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When framing life through a lens…

By Dilshan Boange
Have you seen the Pulitzer Prize winning photograph by the late Kevin Carter? It shows a Sudanese child crawling in the direction of a UN food distributing centre as a vulture looked on at the frail bony figure possibly on the verge of death. Carter had apparently not really done anything to help the child after snapping the picture. He had been severely criticised for simply getting on his way about his business not even knowing whether the child made it to the aid or not. Life through a lens can be fascinating for many reasons. I suppose it is because in a way it stills the world into being exactly the opposite of life. Life through a lens can become beauty for the simple reason that the world with all its woes and moans are stilled into silence. For the record let me say I am no photographer. I don’t know if I qualify even as an amateurish one. But every now and then there is a photographer in all of us especially when armed with a camera I suppose.

En route to Hotel Galadari
I remembered a moment from my life in a yesterday that goes back many years. The exact date - 10th December 2005. It involves an attempt to capture an image where life appeared as art before my eyes as I was looking out at the street sitting in the car of my friend Deshaka Perera. There was a bunch of us, batchmates from Wesley College (our alma mater). And we were turning onto the main road after making some purchases from the Cargills outlet on Staple Street, Colombo. It was evening and we were ‘Hotel Galadari bound’ en route to our 3rd annual ‘batch reunion’. All of a sudden I saw it. A slice of life that stuck out like some arty assemblage beckoning me to capture it in a photo form. I said aloud to whoever was behind the wheel to stop for a moment and urgently pointed in the direction of the Staple Street entrance to the Jaic Hilton Towers. What was the commotional urgency in my voice the guys were a bit surprised and asked me ‘What?! What?!’

Hand me the camera!
I remember saying simply ‘There! There! Look! Look!’ with a hand pointing in the direction of the entrance to the Hilton Towers. I remember my friend Sanka Jayanada asked me whether it was the fountain inside the Hilton Towers premises. (To be honest I just remember him asking me that and to this day I am not sure if there is a fountain there or not, but presumably there is, because I doubt my friend imagined it.) The car stopped after I urged with unreserved seriousness and asked quickly for the camera. There was Deshaka’s digital camera on board. I remember as I hastily got ready to jump out someone from inside told me to be careful and watch for any vehicles that might speed past as I open the door and sprang out. I crossed the street carefully and went over to the entrance of the Jaic Hilton Towers. It was just a matter of metres. But she was gone. I looked around desperately and saw she was now on her feet and moving away. I called out and asked her politely if she could kindly be where she was before. I told her very eagerly I wanted to take a photograph of her. She smiled nervously and said no.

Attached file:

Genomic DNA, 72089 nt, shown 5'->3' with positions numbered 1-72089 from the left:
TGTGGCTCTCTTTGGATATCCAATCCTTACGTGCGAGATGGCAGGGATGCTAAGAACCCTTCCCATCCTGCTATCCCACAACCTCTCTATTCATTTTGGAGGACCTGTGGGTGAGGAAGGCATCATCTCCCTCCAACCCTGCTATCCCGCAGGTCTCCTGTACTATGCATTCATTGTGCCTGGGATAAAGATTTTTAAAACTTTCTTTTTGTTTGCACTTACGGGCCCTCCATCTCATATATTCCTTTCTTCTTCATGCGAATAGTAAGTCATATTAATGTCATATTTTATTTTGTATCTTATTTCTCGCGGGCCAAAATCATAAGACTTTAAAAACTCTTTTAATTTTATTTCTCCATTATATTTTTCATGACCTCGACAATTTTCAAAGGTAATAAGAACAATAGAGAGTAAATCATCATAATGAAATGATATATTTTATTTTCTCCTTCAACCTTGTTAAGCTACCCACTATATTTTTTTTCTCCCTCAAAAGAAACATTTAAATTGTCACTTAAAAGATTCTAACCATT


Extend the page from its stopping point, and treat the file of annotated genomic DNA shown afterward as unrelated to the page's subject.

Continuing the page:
The Rs. 10/- offer
I dug into my pocket, almost caught in a stream of flexes and instincts and held out a ten rupee note. (Not very generous of me I guess, but I don’t think it was my wallet I got out but what my fingers found in my trouser pocket.) She refused politely and said she was scared to be photographed. She took the money in my out stretched hand as I made a gesture to accept it and concede to my pleading request. She smiled with her poorly maintained teeth in full sight and pointed to a mendicant nearby and said to take a picture of him. I said I wanted a picture of her exactly where she was a moment ago. But she refused politely in a tone that sought my considerateness. She said people come and take photographs of them sometimes, and they have even been warned not to pose for photographs.

A truth and a half
I explained to her I am not a journalist (which of course was true) and that I was a photographer (which was of course wasn’t ‘entirely true’) and that I wanted to photograph her exactly where she was sitting a few minutes ago. She refused again very humbly and I realised it was pointless and by that time a couple of my friends were also by my side. We went back to the car and the guys asked me why I wanted a photograph of that beggar woman. I asked them if they saw where she was sitting with her child on her lap. They hadn’t really paid any attention. I told them she was sitting right under the shiny brass plaque that said –Jaic Hilton Residencies.

Imaging and empathising
Imagine the irony of that image I said. She was a vagrant with a child, the very bottom most rung in society, presumably without a permanent shelter of her own. She sat with a child under a symbol that bespoke of the apex of luxurious living. To me it was potent with symbolic value and would have been a great photo. But the thing is now when I think about it and think about that story of the photo that won the Pulitzer something dawns upon me.

Life through a lens tends to give life a certain static status to actually make them lifeless. We tend to think of the artistry and the beauty of it while we would fail to really empathise with the person/object that becomes art when put into a frame that shows a ‘slice of life’. The pursuit of art, can, sometimes, (ironically), take away from the artist what art hopes to generate in its appreciator – empathy.